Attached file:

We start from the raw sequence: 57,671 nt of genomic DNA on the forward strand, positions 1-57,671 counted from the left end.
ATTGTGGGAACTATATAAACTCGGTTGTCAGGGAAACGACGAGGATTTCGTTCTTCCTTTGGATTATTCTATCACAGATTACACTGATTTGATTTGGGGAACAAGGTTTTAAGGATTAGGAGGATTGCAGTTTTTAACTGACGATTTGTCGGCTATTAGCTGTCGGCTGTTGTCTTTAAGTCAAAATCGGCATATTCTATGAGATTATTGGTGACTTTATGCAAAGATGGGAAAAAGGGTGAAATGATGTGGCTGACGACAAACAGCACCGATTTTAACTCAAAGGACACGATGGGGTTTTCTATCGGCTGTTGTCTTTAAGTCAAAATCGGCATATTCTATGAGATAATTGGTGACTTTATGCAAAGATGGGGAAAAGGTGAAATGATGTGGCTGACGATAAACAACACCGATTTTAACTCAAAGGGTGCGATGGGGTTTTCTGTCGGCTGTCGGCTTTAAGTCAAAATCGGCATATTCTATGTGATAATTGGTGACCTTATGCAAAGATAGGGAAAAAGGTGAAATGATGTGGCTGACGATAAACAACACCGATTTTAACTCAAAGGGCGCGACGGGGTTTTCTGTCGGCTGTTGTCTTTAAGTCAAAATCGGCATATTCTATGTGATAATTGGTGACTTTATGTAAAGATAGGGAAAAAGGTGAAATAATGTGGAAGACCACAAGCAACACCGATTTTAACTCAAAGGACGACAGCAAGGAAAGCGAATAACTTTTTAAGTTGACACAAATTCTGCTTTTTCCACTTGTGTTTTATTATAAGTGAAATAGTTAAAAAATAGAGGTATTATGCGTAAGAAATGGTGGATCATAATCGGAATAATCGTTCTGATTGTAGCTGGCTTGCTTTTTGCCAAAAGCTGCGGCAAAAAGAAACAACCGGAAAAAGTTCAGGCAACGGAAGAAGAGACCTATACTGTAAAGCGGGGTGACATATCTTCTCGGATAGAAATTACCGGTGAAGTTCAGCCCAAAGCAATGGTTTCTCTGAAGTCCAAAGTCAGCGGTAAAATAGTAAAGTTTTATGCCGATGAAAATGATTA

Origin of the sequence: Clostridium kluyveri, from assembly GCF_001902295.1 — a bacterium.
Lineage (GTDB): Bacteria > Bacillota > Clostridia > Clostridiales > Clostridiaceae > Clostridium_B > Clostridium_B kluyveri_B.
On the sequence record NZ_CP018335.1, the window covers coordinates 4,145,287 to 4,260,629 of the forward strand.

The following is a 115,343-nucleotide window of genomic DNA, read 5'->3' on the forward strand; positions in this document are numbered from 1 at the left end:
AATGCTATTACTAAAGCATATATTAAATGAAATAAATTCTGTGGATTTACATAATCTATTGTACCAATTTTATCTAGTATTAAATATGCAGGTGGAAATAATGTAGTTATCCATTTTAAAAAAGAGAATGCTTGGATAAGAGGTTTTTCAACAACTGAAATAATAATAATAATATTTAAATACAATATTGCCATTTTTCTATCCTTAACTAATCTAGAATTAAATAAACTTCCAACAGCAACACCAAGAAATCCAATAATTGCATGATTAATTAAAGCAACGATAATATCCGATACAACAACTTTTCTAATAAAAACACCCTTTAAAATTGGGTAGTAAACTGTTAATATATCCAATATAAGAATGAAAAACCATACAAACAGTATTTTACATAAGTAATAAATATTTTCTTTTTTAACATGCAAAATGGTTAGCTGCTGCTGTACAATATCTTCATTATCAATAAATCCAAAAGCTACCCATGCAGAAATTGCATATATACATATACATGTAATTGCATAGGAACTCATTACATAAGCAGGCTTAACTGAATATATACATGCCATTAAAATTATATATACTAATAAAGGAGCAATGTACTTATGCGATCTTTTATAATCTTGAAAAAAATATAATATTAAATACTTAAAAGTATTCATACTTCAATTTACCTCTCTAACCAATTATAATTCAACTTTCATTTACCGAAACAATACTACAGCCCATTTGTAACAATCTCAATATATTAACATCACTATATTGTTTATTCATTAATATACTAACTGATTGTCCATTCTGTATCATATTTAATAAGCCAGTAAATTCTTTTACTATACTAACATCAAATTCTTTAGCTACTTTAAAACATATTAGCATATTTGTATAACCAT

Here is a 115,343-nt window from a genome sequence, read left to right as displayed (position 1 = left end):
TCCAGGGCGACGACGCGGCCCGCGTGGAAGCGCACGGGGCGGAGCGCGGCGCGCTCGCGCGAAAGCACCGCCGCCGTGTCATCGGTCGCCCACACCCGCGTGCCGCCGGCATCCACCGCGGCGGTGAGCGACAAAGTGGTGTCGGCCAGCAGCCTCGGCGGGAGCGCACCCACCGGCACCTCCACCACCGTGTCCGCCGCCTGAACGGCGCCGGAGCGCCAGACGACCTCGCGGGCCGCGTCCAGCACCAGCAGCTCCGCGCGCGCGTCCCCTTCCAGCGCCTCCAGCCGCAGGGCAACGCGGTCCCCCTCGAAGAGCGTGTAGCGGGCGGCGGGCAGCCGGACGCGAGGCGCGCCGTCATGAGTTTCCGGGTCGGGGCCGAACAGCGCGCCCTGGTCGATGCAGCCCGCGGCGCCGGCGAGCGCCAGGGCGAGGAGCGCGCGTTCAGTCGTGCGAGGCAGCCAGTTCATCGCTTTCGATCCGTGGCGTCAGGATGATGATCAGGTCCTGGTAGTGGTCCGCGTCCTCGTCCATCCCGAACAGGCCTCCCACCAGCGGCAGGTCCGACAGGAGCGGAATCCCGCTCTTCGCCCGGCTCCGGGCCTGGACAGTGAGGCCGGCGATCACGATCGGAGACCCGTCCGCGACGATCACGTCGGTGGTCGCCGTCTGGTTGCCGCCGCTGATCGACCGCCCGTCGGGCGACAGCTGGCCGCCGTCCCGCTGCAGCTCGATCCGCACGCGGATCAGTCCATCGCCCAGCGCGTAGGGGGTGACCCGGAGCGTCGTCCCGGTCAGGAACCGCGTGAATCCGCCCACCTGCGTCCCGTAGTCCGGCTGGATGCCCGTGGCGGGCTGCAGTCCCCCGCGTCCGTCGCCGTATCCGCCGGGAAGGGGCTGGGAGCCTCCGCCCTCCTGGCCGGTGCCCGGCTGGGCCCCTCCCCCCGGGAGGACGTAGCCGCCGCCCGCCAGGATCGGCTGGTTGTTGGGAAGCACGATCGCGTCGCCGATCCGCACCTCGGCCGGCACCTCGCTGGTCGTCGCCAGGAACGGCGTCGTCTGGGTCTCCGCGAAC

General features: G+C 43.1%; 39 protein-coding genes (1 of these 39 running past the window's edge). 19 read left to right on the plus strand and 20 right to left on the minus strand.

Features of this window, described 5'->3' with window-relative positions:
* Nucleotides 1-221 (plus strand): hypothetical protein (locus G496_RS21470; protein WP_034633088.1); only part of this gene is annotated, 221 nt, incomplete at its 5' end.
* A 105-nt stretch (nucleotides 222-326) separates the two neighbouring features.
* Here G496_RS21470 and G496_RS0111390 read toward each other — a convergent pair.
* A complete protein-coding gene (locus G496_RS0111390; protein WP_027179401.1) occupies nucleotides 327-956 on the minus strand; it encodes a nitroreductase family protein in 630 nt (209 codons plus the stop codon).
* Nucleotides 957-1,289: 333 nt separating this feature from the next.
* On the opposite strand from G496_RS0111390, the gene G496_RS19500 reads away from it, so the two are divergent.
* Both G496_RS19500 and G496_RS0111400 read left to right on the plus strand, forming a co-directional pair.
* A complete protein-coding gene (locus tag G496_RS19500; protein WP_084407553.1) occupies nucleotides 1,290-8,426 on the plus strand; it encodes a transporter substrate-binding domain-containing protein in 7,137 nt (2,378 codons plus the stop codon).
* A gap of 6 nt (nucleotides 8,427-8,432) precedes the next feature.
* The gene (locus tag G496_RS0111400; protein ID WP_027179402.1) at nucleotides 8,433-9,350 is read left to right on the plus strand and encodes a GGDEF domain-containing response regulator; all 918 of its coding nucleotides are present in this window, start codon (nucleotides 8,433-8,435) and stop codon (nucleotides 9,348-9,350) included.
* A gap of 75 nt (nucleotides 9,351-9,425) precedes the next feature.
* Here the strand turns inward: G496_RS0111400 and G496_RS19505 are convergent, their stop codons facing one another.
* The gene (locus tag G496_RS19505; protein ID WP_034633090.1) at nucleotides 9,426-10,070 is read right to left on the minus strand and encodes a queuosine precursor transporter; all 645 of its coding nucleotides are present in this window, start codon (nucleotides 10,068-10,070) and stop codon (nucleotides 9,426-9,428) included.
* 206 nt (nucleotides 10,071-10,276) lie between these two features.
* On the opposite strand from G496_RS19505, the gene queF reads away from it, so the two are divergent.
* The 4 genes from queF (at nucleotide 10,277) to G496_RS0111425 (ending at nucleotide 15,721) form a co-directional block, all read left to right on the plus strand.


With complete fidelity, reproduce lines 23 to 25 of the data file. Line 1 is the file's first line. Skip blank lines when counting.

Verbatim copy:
* Here the strand turns inward: G496_RS0111400 and G496_RS19505 are convergent, their stop codons facing one another.
* The gene (locus tag G496_RS19505; protein ID WP_034633090.1) at nucleotides 9,426-10,070 is read right to left on the minus strand and encodes a queuosine precursor transporter; all 645 of its coding nucleotides are present in this window, start codon (nucleotides 10,068-10,070) and stop codon (nucleotides 9,426-9,428) included.
* 206 nt (nucleotides 10,071-10,276) lie between these two features.